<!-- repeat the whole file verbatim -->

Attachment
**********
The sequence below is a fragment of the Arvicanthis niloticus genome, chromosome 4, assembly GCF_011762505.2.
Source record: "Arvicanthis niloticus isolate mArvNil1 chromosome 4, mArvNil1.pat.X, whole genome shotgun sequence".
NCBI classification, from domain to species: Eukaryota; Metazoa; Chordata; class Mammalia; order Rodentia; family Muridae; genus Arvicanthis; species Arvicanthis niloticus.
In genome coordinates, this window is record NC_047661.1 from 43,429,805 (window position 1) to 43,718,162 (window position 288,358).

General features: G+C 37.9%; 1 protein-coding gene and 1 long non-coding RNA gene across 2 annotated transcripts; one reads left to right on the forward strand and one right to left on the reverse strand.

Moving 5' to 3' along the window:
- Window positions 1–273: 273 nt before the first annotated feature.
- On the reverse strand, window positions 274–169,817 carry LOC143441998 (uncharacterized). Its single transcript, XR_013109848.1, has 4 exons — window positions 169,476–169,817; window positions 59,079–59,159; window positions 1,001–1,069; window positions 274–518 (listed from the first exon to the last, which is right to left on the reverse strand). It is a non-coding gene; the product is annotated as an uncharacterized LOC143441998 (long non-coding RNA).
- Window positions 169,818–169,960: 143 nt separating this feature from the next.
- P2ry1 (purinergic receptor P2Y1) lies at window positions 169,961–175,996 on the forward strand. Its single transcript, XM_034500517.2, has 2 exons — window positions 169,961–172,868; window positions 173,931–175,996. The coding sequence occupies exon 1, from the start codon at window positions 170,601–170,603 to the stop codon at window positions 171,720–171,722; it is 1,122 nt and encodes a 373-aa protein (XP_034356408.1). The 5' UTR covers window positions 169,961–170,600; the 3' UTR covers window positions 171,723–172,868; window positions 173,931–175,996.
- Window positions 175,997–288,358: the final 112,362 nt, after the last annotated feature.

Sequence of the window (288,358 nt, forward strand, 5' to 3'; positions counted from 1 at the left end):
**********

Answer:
The sequence below is a fragment of the Arvicanthis niloticus genome, chromosome 4, assembly GCF_011762505.2.
Source record: "Arvicanthis niloticus isolate mArvNil1 chromosome 4, mArvNil1.pat.X, whole genome shotgun sequence".
NCBI classification, from domain to species: Eukaryota; Metazoa; Chordata; class Mammalia; order Rodentia; family Muridae; genus Arvicanthis; species Arvicanthis niloticus.
In genome coordinates, this window is record NC_047661.1 from 43,429,805 (window position 1) to 43,718,162 (window position 288,358).

General features: G+C 37.9%; 1 protein-coding gene and 1 long non-coding RNA gene across 2 annotated transcripts; one reads left to right on the forward strand and one right to left on the reverse strand.

Moving 5' to 3' along the window:
- Window positions 1–273: 273 nt before the first annotated feature.
- On the reverse strand, window positions 274–169,817 carry LOC143441998 (uncharacterized). Its single transcript, XR_013109848.1, has 4 exons — window positions 169,476–169,817; window positions 59,079–59,159; window positions 1,001–1,069; window positions 274–518 (listed from the first exon to the last, which is right to left on the reverse strand). It is a non-coding gene; the product is annotated as an uncharacterized LOC143441998 (long non-coding RNA).
- Window positions 169,818–169,960: 143 nt separating this feature from the next.
- P2ry1 (purinergic receptor P2Y1) lies at window positions 169,961–175,996 on the forward strand. Its single transcript, XM_034500517.2, has 2 exons — window positions 169,961–172,868; window positions 173,931–175,996. The coding sequence occupies exon 1, from the start codon at window positions 170,601–170,603 to the stop codon at window positions 171,720–171,722; it is 1,122 nt and encodes a 373-aa protein (XP_034356408.1). The 5' UTR covers window positions 169,961–170,600; the 3' UTR covers window positions 171,723–172,868; window positions 173,931–175,996.
- Window positions 175,997–288,358: the final 112,362 nt, after the last annotated feature.

Sequence of the window (288,358 nt, forward strand, 5' to 3'; positions counted from 1 at the left end):